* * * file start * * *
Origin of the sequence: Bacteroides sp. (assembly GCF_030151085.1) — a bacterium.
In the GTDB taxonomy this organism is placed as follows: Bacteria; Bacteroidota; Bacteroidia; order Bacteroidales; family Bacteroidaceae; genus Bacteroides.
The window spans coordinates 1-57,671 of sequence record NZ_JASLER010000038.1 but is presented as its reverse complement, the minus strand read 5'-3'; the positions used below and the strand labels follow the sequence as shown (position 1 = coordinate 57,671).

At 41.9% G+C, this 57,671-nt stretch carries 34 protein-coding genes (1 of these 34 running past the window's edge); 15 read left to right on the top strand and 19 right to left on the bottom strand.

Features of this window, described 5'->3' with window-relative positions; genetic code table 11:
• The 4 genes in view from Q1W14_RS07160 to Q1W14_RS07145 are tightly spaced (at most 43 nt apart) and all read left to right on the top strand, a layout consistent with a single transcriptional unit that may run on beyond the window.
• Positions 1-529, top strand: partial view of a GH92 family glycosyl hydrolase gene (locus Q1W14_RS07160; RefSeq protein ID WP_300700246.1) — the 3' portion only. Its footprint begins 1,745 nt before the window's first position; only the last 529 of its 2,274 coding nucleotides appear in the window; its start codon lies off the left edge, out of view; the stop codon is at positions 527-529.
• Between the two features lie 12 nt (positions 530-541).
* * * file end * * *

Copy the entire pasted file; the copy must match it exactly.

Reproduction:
Origin of the sequence: Bacteroides sp. (assembly GCF_030151085.1) — a bacterium.
In the GTDB taxonomy this organism is placed as follows: Bacteria; Bacteroidota; Bacteroidia; order Bacteroidales; family Bacteroidaceae; genus Bacteroides.
The window spans coordinates 1-57,671 of sequence record NZ_JASLER010000038.1 but is presented as its reverse complement, the minus strand read 5'-3'; the positions used below and the strand labels follow the sequence as shown (position 1 = coordinate 57,671).

At 41.9% G+C, this 57,671-nt stretch carries 34 protein-coding genes (1 of these 34 running past the window's edge); 15 read left to right on the top strand and 19 right to left on the bottom strand.

Features of this window, described 5'->3' with window-relative positions; genetic code table 11:
• The 4 genes in view from Q1W14_RS07160 to Q1W14_RS07145 are tightly spaced (at most 43 nt apart) and all read left to right on the top strand, a layout consistent with a single transcriptional unit that may run on beyond the window.
• Positions 1-529, top strand: partial view of a GH92 family glycosyl hydrolase gene (locus Q1W14_RS07160; RefSeq protein ID WP_300700246.1) — the 3' portion only. Its footprint begins 1,745 nt before the window's first position; only the last 529 of its 2,274 coding nucleotides appear in the window; its start codon lies off the left edge, out of view; the stop codon is at positions 527-529.
• Between the two features lie 12 nt (positions 530-541).